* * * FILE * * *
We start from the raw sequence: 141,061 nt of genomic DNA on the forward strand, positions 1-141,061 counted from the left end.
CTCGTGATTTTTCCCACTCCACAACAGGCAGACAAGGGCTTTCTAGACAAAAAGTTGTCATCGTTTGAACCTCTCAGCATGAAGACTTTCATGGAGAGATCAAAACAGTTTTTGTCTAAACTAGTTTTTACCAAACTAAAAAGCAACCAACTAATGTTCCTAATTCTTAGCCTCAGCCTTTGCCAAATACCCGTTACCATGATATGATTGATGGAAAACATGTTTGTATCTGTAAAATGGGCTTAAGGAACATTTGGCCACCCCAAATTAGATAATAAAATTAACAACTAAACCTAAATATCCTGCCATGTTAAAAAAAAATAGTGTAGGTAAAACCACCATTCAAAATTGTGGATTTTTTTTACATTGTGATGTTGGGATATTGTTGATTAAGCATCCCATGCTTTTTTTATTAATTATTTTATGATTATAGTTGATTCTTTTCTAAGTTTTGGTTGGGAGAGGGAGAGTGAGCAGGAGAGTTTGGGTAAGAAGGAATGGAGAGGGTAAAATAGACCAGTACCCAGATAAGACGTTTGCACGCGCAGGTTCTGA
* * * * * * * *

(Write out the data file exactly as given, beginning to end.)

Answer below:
We start from the raw sequence: 141,061 nt of genomic DNA on the forward strand, positions 1-141,061 counted from the left end.
CTCGTGATTTTTCCCACTCCACAACAGGCAGACAAGGGCTTTCTAGACAAAAAGTTGTCATCGTTTGAACCTCTCAGCATGAAGACTTTCATGGAGAGATCAAAACAGTTTTTGTCTAAACTAGTTTTTACCAAACTAAAAAGCAACCAACTAATGTTCCTAATTCTTAGCCTCAGCCTTTGCCAAATACCCGTTACCATGATATGATTGATGGAAAACATGTTTGTATCTGTAAAATGGGCTTAAGGAACATTTGGCCACCCCAAATTAGATAATAAAATTAACAACTAAACCTAAATATCCTGCCATGTTAAAAAAAAATAGTGTAGGTAAAACCACCATTCAAAATTGTGGATTTTTTTTACATTGTGATGTTGGGATATTGTTGATTAAGCATCCCATGCTTTTTTTATTAATTATTTTATGATTATAGTTGATTCTTTTCTAAGTTTTGGTTGGGAGAGGGAGAGTGAGCAGGAGAGTTTGGGTAAGAAGGAATGGAGAGGGTAAAATAGACCAGTACCCAGATAAGACGTTTGCACGCGCAGGTTCTGA